The China Securities Regulatory Commission punished two brokerages for failing in their due diligence while launching Initial Public Offering in 2011 and 2012.
The Chinese securities regulator plans to fine Minsheng Securities 2 million yuan ($326,024) for its failure to perform proper due diligence while handling Shanxi Tianneng Technology Co’s initial public offering in 2011. Besides the securities watchdog plans to confiscate 1 million yean fee the brokerage firm earned for handling the initial public offering mandate, according to a Bloomberg report.
The securities watchdog will also give a warning to another brokerage firm, Nanjing Securities, for a similar offence committed when it handled Guangdong Xindadi Biotechnology Co’s mandate for initial public offering in 2012.
The regulator however said that both the initial public offerings were stopped after uncovering the frauds.
China Securities Regulatory Commission Statement:
According to China Securities Regulatory Commission, both the brokerage firms provided falsified financial information in their offer documents. Four bankers involved in the two initial public offerings were also banned from the securities market for life and subjected to a fine of 150,000 yuan.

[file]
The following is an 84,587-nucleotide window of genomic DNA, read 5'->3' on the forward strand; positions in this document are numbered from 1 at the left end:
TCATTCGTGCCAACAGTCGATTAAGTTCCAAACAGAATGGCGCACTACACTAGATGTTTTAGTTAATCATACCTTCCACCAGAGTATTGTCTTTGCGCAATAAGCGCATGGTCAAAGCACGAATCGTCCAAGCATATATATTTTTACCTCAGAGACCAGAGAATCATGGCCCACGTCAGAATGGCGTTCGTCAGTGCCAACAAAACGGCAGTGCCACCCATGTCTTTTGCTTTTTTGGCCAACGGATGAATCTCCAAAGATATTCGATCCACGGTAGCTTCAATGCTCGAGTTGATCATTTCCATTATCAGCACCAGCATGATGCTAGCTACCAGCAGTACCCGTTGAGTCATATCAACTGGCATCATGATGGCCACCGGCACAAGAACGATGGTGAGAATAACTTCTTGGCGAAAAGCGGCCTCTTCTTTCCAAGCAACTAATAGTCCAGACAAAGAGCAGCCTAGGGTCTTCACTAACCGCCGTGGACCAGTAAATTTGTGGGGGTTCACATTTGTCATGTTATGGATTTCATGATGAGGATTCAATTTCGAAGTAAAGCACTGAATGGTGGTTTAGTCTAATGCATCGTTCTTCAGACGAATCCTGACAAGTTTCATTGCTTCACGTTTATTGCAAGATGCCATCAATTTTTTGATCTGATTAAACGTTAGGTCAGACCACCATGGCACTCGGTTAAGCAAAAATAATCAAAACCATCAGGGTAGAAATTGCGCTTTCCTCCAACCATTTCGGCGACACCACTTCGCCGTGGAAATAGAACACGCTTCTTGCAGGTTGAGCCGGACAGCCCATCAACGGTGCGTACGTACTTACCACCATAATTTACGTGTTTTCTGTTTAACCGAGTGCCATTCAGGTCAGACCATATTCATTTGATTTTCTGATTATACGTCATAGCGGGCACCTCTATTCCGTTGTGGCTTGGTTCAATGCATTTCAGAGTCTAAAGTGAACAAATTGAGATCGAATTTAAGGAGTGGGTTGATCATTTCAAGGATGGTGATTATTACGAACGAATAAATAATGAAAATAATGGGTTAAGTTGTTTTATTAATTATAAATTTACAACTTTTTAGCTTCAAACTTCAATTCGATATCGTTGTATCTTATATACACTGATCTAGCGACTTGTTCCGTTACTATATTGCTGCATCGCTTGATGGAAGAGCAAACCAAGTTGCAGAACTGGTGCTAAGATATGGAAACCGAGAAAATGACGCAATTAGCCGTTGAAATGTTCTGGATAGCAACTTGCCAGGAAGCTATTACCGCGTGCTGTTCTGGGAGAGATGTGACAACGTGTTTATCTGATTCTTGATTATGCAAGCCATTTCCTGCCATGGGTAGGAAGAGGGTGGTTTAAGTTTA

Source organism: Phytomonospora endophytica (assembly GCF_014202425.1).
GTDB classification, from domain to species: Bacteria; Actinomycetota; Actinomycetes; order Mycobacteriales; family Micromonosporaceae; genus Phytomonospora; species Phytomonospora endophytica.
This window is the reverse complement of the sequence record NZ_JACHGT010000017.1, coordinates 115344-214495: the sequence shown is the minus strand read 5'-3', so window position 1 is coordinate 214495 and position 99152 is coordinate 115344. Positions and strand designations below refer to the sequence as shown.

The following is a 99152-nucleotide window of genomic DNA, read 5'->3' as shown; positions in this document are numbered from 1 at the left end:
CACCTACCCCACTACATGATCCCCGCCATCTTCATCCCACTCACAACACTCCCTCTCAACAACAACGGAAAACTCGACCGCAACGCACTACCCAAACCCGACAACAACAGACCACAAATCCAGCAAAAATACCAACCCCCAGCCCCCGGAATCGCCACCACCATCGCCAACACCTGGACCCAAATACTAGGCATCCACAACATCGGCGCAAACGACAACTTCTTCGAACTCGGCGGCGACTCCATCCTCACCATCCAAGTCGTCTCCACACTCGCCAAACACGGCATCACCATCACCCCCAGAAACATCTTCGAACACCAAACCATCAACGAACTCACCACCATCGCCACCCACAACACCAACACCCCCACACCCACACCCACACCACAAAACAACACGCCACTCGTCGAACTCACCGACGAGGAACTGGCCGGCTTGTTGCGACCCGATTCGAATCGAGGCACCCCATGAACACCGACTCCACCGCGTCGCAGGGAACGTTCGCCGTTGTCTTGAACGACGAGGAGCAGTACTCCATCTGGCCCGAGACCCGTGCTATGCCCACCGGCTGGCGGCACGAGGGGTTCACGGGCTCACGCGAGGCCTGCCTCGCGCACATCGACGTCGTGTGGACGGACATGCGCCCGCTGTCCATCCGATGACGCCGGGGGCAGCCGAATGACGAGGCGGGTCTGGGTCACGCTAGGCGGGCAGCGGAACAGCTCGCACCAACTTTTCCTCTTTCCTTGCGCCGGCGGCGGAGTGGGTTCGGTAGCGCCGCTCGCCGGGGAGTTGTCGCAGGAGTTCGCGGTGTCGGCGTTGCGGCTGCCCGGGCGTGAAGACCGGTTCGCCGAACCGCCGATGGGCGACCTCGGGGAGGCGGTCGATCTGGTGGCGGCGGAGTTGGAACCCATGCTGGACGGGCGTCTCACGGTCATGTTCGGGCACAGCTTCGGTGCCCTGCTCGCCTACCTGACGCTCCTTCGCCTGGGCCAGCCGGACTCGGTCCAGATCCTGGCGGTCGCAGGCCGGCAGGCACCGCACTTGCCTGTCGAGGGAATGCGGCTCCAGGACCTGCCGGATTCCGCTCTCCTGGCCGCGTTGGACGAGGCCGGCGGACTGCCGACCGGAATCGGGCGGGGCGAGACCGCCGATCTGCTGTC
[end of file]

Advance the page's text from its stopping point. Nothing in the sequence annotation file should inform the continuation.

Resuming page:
The new Chairman of CSRC Xiao Gang, who took over in March, has committed to enhance investor protection and regulatory enforcement and to rebuild the sagging morale in capital markets.
China’s IPO Market Suspension:
China’s initial public offering market was suspended late last year, as the government is determined to clean up the opaque market, by improving the quality of companies seeking listing at the stock exchanges. However the initial public offerings in China are expected to resume soon.
The latest developments follow another similar suspension handed out by the securities regulator in May. It handed over a three-month suspension to the underwriter Ping An Securities Company for its failure to exercise proper due diligence while handling the initial public offering from Wanfu Biotechnology (Hunan) Agricultural (SHE:300268) in 2011. The Chinese watchdog also fined Ping An Securities Company 76.7 million yuan besides revoking the licenses of bankers in charge of the initial public offering.
Interestingly, over the past several years, the U.S. securities regulatory, Securities Exchange Commission, had been investigating the accounting anomalies of a number of Chinese companies. Some companies were delisted from the U.S. stock exchanges after finding accounting irregularities and resignation of auditors.
Recently the accounting unit of Deloitte in China, Deloitte Touche Tohmatsu CPA, LTC asked a federal court to dismiss a case filed by SEC to secure audit work papers from the company.